another home that can’t be found.

  9. lsteadly

    Summer’s Lament

    When summer’s final breezes brush
    against the mountain’s breast,
    finches, geese and monarchs rush
    to make their way southwest.
    Light falters now before the hush
    of winter’s snowy crest.

    Finches, geese and monarchs rush
    to make their way southwest.
    On lifted wings through winds they push-
    I mourn each barren nest.
    Light falters now before the hush
    of winter’s snowy crest.

    On lifted wings through winds they push-
    I mourn each barren nest.
    Too long I must endure the crush
    and cold ‘til spring’s songfest.
    Light falters now before the hush
    of winter’s snowy crest.

    Too long I must endure the crush
    and cold ‘til spring’s songfest.
    Then skies will blur with evening’s blush
    and obliterate my protest.
    Light falters now before the hush
    of winter’s snowy crest.

    -Lisa L Stead

  10. Tracy Davidson

    Earth

    Our world is a wonderful place…
    alas, we take it to the brink.
    Its teeming life, its beauty, grace,
    could all be gone before we blink.
    We are but a small speck in space,
    not as important as we think.

    Its teeming life, its beauty, grace,
    could all be gone before we blink.
    As climate change moves on apace,
    some still refuse to see the link.
    We are but a small speck in space,
    not as important as we think.

    As climate change moves on apace,
    some still refuse to see the link.
    Willing or not, we’re in a race
    to learn to swim before we sink.
    We are but a small speck in space,
    not as important as we think.

    Willing or not, we’re in a race
    to learn to swim before we sink.
    We cannot shrug or turn our face
    while species die and ice fields shrink.
    We are but a small speck in space,
    not as important as we think.

  11. Jezzie

    SUMMER LAMENT

    Fluffy white clouds float all across the sky
    but we can’t go to the beach any more.
    Children are playing in the sand, that’s why
    dogs are banned from the beaches they adore.
    High up on the cliffs stand my dog and I
    Watching the white topped waves roll to the shore.

    Children are playing in the sand, that’s why
    dogs are banned from the beaches they adore.
    We stroll across the coastal paths up high
    out of reach are waves where we splashed before.
    High up on the cliffs stand my dog and I
    Watching the white topped waves roll to the shore.

    We stroll across the coastal paths up high
    out of reach are waves where we splashed before.
    Every year: Easter, all through July
    right on until summer has gone for sure.
    High up on the cliffs stand my dog and I
    Watching the white topped waves roll to the shore.

    Every year: Easter, all through July
    right on until summer has gone for sure.
    Fluffy white clouds float all across the sky
    but we can’t go to the beach any more.
    High up on the cliffs stand my dog and I
    Watching the white topped waves roll to the shore.

  12. PressOn

    EVENT HORIZON

    Where sky greets sea the midnight cold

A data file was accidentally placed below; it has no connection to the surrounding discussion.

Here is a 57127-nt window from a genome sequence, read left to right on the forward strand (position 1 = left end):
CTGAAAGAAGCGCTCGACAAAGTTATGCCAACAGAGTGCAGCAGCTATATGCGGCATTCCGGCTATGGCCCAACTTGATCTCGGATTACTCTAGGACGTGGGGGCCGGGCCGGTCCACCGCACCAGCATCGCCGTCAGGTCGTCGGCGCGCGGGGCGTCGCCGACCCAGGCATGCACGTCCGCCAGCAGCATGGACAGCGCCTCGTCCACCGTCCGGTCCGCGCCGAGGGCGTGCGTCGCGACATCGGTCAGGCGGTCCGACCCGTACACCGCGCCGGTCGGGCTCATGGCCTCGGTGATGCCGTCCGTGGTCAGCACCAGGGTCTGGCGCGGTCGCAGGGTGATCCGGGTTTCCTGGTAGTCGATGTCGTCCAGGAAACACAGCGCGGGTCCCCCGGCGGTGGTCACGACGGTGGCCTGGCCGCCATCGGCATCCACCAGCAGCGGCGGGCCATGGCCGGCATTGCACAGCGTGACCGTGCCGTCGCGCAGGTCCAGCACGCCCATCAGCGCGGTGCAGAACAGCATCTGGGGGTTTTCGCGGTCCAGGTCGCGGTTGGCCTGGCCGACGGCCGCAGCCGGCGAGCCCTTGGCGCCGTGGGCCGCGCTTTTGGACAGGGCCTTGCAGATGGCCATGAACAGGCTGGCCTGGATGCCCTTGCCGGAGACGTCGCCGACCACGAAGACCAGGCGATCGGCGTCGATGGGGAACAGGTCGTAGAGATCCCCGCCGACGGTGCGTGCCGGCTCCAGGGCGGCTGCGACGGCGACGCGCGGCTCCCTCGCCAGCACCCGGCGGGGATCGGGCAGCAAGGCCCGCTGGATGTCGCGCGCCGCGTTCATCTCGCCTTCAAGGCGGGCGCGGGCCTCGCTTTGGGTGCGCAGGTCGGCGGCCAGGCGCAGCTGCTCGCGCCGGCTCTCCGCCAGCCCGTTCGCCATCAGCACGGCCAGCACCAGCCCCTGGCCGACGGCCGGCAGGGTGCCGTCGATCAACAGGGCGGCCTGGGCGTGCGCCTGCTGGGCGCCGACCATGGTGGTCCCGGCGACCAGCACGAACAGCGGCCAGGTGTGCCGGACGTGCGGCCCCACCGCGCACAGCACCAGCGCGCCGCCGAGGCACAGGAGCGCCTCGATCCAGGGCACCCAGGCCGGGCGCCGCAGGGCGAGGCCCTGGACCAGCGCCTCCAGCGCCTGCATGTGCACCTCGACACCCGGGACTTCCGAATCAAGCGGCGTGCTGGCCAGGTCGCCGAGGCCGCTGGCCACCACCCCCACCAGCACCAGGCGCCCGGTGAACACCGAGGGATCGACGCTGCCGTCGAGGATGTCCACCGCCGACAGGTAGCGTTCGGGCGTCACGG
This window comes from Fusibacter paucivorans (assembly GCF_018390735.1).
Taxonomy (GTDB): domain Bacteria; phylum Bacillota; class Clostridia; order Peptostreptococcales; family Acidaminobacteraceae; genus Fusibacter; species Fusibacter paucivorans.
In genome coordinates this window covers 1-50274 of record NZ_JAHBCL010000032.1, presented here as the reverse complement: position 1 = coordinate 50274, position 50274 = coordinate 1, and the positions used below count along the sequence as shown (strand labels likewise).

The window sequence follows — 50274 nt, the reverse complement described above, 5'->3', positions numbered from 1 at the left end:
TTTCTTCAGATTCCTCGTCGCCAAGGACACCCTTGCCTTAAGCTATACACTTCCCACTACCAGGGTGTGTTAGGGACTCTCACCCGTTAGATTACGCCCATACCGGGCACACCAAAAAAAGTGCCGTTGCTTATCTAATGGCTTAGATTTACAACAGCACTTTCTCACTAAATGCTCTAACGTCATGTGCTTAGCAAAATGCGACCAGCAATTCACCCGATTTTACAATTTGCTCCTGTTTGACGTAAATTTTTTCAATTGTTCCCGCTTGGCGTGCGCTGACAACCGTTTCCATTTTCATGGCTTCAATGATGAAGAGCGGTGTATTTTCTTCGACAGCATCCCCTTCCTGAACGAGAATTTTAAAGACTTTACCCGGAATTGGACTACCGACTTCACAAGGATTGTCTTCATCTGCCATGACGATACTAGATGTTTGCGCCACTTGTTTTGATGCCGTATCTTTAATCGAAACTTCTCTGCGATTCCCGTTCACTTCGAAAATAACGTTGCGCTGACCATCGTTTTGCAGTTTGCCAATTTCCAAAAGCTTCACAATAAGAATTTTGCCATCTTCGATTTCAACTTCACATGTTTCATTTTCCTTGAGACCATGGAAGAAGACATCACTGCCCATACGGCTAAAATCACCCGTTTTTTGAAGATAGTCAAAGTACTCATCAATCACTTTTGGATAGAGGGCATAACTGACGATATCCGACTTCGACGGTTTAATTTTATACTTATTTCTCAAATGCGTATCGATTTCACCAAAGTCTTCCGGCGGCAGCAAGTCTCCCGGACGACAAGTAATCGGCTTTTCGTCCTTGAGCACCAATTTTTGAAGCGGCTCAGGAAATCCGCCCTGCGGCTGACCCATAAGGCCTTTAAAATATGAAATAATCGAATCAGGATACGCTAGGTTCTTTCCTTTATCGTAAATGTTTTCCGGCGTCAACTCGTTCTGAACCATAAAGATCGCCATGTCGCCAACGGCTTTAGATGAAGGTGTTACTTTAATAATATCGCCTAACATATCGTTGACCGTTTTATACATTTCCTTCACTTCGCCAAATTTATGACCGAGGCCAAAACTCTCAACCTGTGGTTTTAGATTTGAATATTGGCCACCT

seems not to matter, not to be;
    the ocean’s sweep unrolls tenfold
    and there the heavens beckon me.
    I long to cross the last threshold
    and meet again where sky meets sea.

    The ocean’s sweep unrolls tenfold
    and there the heavens beckon me;
    all finitude is past, paroled,
    and yields to grand infinity.
    I long to cross the last threshold
    and meet again where sky meets sea.

    All finitude is past, paroled,
    and yields to grand infinity;
    I watch the stars glow: orange and gold
    and green and blue and white, and free;
    I long to cross the last threshold
    and meet again where sky meets sea.

    I watch the stars glow orange and gold
    and green and blue and white, and free
    where sky greets sea. The midnight cold
    seems not to matter, not to be;
    I long to cross the last threshold
    and meet again where sky meets sea.

    —William Preston

  13. Eileen S

    Edna Dean Proctor
    by Eileen Sateriale

    Poetess, Edna Dean Proctor took on a cause and a chore.
    Seeing the end of slavery and its abuses was her desire.
    She wrote about the slavery institution that many abhorred.
    Interviews of mistreated and abused slaves generated ire.
    Born in New Hampshire, near the Contoocook river shore,
    She wrote poetry and news articles which caused a National fire.

    She wrote about the slavery institution that many abhorred.
    Interviews of mistreated and abused slaves generated ire.
    Among strident abolitionists Edna Dean Proctor was adored.
    While greedy plantation owners wanted her exposed as a liar.
    Born in New Hampshire, near the Contoocook river shore,
    She wrote poetry and news articles which caused a National fire.

    Among strident abolitionists Edna Dean Proctor was adored.
    While greedy plantation owners wanted her exposed as a liar.
    Her poetry was published and well-read during the Civil War.
    Preachers lauded her to their congregations as well as their choirs.
    Born in New Hampshire, near the Contoocook river shore,
    She wrote poetry and news articles which caused a National fire.

    Her poetry was published and well-read during the Civil War.
    Preachers lauded her to their congregations as well as their choirs.
    Poetess, Edna Dean Proctor took on a cause and a chore.
    Seeing the end of slavery and its abuses was her desire.
    Born in New Hampshire, near the Contoocook river shore,
    She wrote poetry and news articles which caused a National fire.

  14. DanielAri

    Release and embrace

    Soft spires of an anemone
    separate pink in the sun’s gold,
    the glint of mountains and pennies—